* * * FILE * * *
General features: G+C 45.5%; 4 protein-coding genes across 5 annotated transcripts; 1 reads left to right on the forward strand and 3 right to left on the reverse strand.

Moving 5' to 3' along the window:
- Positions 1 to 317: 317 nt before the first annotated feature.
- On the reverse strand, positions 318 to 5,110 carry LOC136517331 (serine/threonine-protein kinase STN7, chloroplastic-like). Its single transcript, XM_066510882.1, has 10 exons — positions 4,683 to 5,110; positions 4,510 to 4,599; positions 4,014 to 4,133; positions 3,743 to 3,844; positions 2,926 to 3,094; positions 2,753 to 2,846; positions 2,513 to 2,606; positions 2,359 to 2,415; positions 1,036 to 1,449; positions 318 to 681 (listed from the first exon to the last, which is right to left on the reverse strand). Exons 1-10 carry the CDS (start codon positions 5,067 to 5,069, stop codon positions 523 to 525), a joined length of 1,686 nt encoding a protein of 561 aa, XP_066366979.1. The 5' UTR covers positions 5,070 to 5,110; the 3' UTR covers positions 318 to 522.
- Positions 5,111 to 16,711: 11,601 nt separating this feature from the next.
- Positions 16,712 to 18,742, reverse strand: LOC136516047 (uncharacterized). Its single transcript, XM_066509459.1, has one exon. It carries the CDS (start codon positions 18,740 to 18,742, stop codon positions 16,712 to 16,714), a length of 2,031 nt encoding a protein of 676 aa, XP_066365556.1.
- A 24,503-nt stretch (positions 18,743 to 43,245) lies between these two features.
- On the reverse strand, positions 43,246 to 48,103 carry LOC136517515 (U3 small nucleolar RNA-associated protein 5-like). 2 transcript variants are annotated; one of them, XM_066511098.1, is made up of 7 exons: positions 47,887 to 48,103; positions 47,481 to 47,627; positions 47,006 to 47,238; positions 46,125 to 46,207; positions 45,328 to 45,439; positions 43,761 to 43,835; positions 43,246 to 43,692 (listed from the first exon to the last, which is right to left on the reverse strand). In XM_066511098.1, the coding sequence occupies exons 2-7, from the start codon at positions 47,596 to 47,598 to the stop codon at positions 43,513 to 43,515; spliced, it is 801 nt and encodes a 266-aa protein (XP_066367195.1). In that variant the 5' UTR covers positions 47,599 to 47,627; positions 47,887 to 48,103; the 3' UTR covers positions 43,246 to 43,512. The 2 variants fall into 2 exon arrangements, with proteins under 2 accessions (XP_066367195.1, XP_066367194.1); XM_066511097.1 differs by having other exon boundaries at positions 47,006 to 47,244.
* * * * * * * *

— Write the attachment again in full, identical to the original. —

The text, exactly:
General features: G+C 45.5%; 4 protein-coding genes across 5 annotated transcripts; 1 reads left to right on the forward strand and 3 right to left on the reverse strand.

Moving 5' to 3' along the window:
- Positions 1 to 317: 317 nt before the first annotated feature.
- On the reverse strand, positions 318 to 5,110 carry LOC136517331 (serine/threonine-protein kinase STN7, chloroplastic-like). Its single transcript, XM_066510882.1, has 10 exons — positions 4,683 to 5,110; positions 4,510 to 4,599; positions 4,014 to 4,133; positions 3,743 to 3,844; positions 2,926 to 3,094; positions 2,753 to 2,846; positions 2,513 to 2,606; positions 2,359 to 2,415; positions 1,036 to 1,449; positions 318 to 681 (listed from the first exon to the last, which is right to left on the reverse strand). Exons 1-10 carry the CDS (start codon positions 5,067 to 5,069, stop codon positions 523 to 525), a joined length of 1,686 nt encoding a protein of 561 aa, XP_066366979.1. The 5' UTR covers positions 5,070 to 5,110; the 3' UTR covers positions 318 to 522.
- Positions 5,111 to 16,711: 11,601 nt separating this feature from the next.
- Positions 16,712 to 18,742, reverse strand: LOC136516047 (uncharacterized). Its single transcript, XM_066509459.1, has one exon. It carries the CDS (start codon positions 18,740 to 18,742, stop codon positions 16,712 to 16,714), a length of 2,031 nt encoding a protein of 676 aa, XP_066365556.1.
- A 24,503-nt stretch (positions 18,743 to 43,245) lies between these two features.
- On the reverse strand, positions 43,246 to 48,103 carry LOC136517515 (U3 small nucleolar RNA-associated protein 5-like). 2 transcript variants are annotated; one of them, XM_066511098.1, is made up of 7 exons: positions 47,887 to 48,103; positions 47,481 to 47,627; positions 47,006 to 47,238; positions 46,125 to 46,207; positions 45,328 to 45,439; positions 43,761 to 43,835; positions 43,246 to 43,692 (listed from the first exon to the last, which is right to left on the reverse strand). In XM_066511098.1, the coding sequence occupies exons 2-7, from the start codon at positions 47,596 to 47,598 to the stop codon at positions 43,513 to 43,515; spliced, it is 801 nt and encodes a 266-aa protein (XP_066367195.1). In that variant the 5' UTR covers positions 47,599 to 47,627; positions 47,887 to 48,103; the 3' UTR covers positions 43,246 to 43,512. The 2 variants fall into 2 exon arrangements, with proteins under 2 accessions (XP_066367195.1, XP_066367194.1); XM_066511097.1 differs by having other exon boundaries at positions 47,006 to 47,244.